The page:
There's an epidemic in our country that our government is refusing to respond to. For Indigenous women in Canada, the idea that they might go missing is a terrifying reality. The United Nations has urged Canada to launch a national inquiry on missing and murdered Indigenous women. But Harper has not been willing to act. Disappointing as the news is, it's, unfortunately, not surprising that a settler-colonial state does not value the lives of Indigenous women as much as other citizens.
Detroit is the canary in the coalmine. As the gap between rich and poor continues to grow everywhere and the price of essential services such as water continues to rise, we will see more cut-offs and more evictions and that will happen right here in North America. This cannot be allowed to stand.
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On Tuesday, October 7 the Harper government voted for military action against ISIS/ISIL notwithstanding all opposition parties opposed it. We are concerned that Canada may become further targeted by extremists and that Canadians, including members of our armed forces and our police, may be placed in greater danger as a result of its participation in the war.
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David Letterman recently hosted Parks and Recreation actor Aziz Ansari on his show who beautifully summed up what it means to be a feminist. I think even those Hollywood girls who won't call themselves a feminist will agree with this analogy: "You're a feminist if you go to a Jay Z and Beyoncé concert and you're not like, 'I feel like Beyoncé should get 23 per cent less money than Jay Z. Also I don't think Beyoncé should have the right to vote and why is Beyoncé singing and dancing -- shouldn't she make Jay a steak?"
The International Human Rights Program (IHRP) at the University of Toronto Faculty of Law and David Asper Centre for Constitutional Rights were interveners before the Supreme Court and argued that the right to a remedy is protected under international law, and is a principle of fundamental justice under the Charter (which protects life, liberty and security of the person). The Supreme Court rejected that argument.
While Iranian President Rouhani pledged to usher in a new era of human rights for Iranians, he continues to engage in massive repression. What follows is an overview of some of the serious human rights violations in Iran that serve as a litmus test for the authenticity of Rouhani's commitment to human rights for the Iranian people.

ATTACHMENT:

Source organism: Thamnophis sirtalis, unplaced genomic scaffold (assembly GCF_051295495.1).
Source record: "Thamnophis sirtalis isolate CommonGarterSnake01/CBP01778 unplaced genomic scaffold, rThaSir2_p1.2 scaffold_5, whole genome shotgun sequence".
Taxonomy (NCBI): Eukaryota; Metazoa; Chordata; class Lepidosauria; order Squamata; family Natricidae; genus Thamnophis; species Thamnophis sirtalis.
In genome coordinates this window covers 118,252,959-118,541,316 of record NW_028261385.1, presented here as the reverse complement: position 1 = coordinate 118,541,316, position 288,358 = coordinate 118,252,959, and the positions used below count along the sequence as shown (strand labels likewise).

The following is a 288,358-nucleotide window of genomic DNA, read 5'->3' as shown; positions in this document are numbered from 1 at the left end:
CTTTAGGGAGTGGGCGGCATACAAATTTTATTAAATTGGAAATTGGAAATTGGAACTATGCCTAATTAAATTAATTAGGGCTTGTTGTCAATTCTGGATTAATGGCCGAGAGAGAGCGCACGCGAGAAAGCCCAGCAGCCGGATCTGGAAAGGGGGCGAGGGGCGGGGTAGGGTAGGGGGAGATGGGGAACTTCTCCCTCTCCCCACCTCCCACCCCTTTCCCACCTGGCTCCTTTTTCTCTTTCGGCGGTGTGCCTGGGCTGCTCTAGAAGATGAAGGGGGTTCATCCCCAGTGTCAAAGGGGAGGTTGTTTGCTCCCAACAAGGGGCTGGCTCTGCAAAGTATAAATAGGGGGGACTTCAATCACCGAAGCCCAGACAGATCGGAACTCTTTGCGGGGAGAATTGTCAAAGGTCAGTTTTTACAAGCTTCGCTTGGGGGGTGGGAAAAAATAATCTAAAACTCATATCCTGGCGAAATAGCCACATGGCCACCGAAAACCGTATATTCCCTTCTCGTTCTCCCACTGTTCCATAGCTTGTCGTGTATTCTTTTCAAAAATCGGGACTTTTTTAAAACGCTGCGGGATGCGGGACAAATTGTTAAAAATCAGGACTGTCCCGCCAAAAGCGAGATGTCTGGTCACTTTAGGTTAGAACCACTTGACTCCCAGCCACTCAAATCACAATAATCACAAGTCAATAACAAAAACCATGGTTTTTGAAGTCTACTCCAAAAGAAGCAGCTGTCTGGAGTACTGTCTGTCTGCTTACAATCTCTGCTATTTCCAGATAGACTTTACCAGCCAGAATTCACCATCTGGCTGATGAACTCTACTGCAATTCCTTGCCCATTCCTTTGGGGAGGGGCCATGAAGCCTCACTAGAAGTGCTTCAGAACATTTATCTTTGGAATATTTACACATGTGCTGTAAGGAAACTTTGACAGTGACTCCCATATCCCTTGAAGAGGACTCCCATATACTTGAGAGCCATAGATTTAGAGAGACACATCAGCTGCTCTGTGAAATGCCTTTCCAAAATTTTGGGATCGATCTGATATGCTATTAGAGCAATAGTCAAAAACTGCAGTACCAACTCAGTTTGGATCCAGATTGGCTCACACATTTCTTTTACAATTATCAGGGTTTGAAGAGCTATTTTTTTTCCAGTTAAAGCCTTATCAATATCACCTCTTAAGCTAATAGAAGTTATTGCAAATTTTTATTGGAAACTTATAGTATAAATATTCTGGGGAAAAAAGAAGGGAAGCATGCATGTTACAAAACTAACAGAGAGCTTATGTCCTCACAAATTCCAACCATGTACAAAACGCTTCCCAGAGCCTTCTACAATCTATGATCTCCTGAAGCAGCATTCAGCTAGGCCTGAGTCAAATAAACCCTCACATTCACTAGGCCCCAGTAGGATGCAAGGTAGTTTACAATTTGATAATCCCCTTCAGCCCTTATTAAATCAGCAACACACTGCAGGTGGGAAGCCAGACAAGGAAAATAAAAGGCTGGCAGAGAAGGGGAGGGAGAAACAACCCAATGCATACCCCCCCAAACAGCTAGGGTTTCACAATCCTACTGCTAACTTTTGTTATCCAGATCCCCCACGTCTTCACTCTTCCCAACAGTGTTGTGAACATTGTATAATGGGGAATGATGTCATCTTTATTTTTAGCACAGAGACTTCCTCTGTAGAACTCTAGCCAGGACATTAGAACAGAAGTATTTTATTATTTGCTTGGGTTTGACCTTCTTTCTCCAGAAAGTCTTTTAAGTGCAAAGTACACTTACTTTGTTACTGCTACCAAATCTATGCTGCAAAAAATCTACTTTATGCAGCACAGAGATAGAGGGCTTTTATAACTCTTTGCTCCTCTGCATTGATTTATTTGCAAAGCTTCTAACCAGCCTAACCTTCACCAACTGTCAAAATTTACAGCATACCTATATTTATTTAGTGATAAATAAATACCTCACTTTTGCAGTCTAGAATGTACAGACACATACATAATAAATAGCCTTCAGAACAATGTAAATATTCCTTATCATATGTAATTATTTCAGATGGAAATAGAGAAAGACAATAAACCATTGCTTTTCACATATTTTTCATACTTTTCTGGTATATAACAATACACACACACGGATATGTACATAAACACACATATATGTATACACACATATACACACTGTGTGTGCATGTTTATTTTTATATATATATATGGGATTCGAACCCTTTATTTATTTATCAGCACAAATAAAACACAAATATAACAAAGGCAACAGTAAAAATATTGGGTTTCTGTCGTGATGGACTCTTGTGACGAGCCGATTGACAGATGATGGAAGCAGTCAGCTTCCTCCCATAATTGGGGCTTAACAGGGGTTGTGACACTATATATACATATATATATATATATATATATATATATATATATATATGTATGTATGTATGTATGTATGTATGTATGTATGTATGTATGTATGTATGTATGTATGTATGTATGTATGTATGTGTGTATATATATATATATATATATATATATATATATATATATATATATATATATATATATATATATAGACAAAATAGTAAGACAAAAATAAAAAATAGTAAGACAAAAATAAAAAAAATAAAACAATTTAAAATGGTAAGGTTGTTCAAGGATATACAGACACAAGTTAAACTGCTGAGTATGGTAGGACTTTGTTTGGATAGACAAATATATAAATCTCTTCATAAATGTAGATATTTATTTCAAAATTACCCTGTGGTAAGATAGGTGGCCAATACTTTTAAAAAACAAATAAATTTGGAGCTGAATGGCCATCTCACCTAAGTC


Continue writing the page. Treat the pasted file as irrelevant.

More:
The escalating conflict in the Middle East and North Africa is provoking shock and condemnation across the plant. But despite -- or maybe because of -- media coverage of crisis after crisis and of the relentless work of humanitarian partners in the field, I am concerned at the risk of growing general fatigue around these conflicts and in particular, around the human rights abuses that are taking place -- and a consequent "timidity" in our collective response to them.
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At the Peoples Social Forum, six representatives of prominent civil organizations were heard. These organizations consider that the agreement does not seek to improve trade between countries, but instead are give new special rights to corporations, which undermine the democratic rights of peoples.
Dubbed "the world's most impressive human rights museum" by some, the Canadian Museum for Human Rights opens to the public on September 27. Here's a sneak peak at what to expect.
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A female in my nation may state education as the most important right for her, but others may feel the right to clean drinking water, basic healthcare, or freedom from torture more pressing. The fact of the matter is that human rights are all important. All of them must be fought for, and, once gained, must be retained.
On July 28, 2010, after years of pressure from many countries, the United Nations General Assembly declared access to clean water for drinking and sanitation to be a universal human right. But many places in the world struggle to guarantee this human right. Access to water is no longer just a third world problem.
I know the Bantlemans, and I too have taught at international schools in Asia. I met my husband--a guy from Edmonton--in the Middle East, and we had twins in Bangkok. I know the lure and the realization of what Mrs. Bantleman describes as wanting "to learn more about the culture and the people" of a far off land. I also can imagine how powerless you would be if incarcerated in a foreign country.
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In the social context of Canada before the Quiet Revolution (1950s), before Viola Desmond's act of defiance (1946), before Rosa Parks triggered the United States' Civil Rights Movement (1955), Fred Christie stood up to institutional discrimination. A decade before the Universal Declaration of Human Rights (1947), Fred Christie exhibited unimaginable courage and perseverance in asserting his civil rights. Though the judicial process did not deliver the desired result, Fred Christie remains a key instigator in Canada's journey towards the establishment of universal rights.
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If Saudi Arabia is concerned about its reputation, it should first revamp its laws, reform its political system, allow for a genuine democratic process to take route, and enable its citizenry to think and act freely. The international community must also exert pressure on the Saudi regime to loosen its grip on its citizens.
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As an evolved species, we can do better than repeating the same patterns of discrimination that feed into a looping and segregating cycle. Let's lay out all issues on the table, educate, and not stamp prejudice onto those who suffer greatly for various other reasons because they fit in with the white/ straight/ rich categories.
Along with the widely-publicized sentencing of a Canadian journalist in Egypt, several other Canadians are currently being held abroad under dubious circumstances and critics say the Canadian government has repeatedly let them down. "Over the past decade a growing number of Canadian citizens and permanent residents have experienced serious human rights violations in other countries, while imprisoned by governments or held by armed groups," says Amnesty International on its website.